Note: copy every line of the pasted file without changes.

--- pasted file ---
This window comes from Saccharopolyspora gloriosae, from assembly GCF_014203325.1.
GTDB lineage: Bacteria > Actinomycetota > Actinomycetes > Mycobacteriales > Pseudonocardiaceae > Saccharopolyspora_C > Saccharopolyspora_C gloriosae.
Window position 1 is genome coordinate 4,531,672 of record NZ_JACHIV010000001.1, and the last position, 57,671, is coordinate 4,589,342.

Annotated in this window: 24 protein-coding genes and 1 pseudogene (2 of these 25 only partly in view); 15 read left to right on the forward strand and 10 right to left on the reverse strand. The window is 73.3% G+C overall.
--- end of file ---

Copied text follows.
This window comes from Saccharopolyspora gloriosae, from assembly GCF_014203325.1.
GTDB lineage: Bacteria > Actinomycetota > Actinomycetes > Mycobacteriales > Pseudonocardiaceae > Saccharopolyspora_C > Saccharopolyspora_C gloriosae.
Window position 1 is genome coordinate 4,531,672 of record NZ_JACHIV010000001.1, and the last position, 57,671, is coordinate 4,589,342.

Annotated in this window: 24 protein-coding genes and 1 pseudogene (2 of these 25 only partly in view); 15 read left to right on the forward strand and 10 right to left on the reverse strand. The window is 73.3% G+C overall.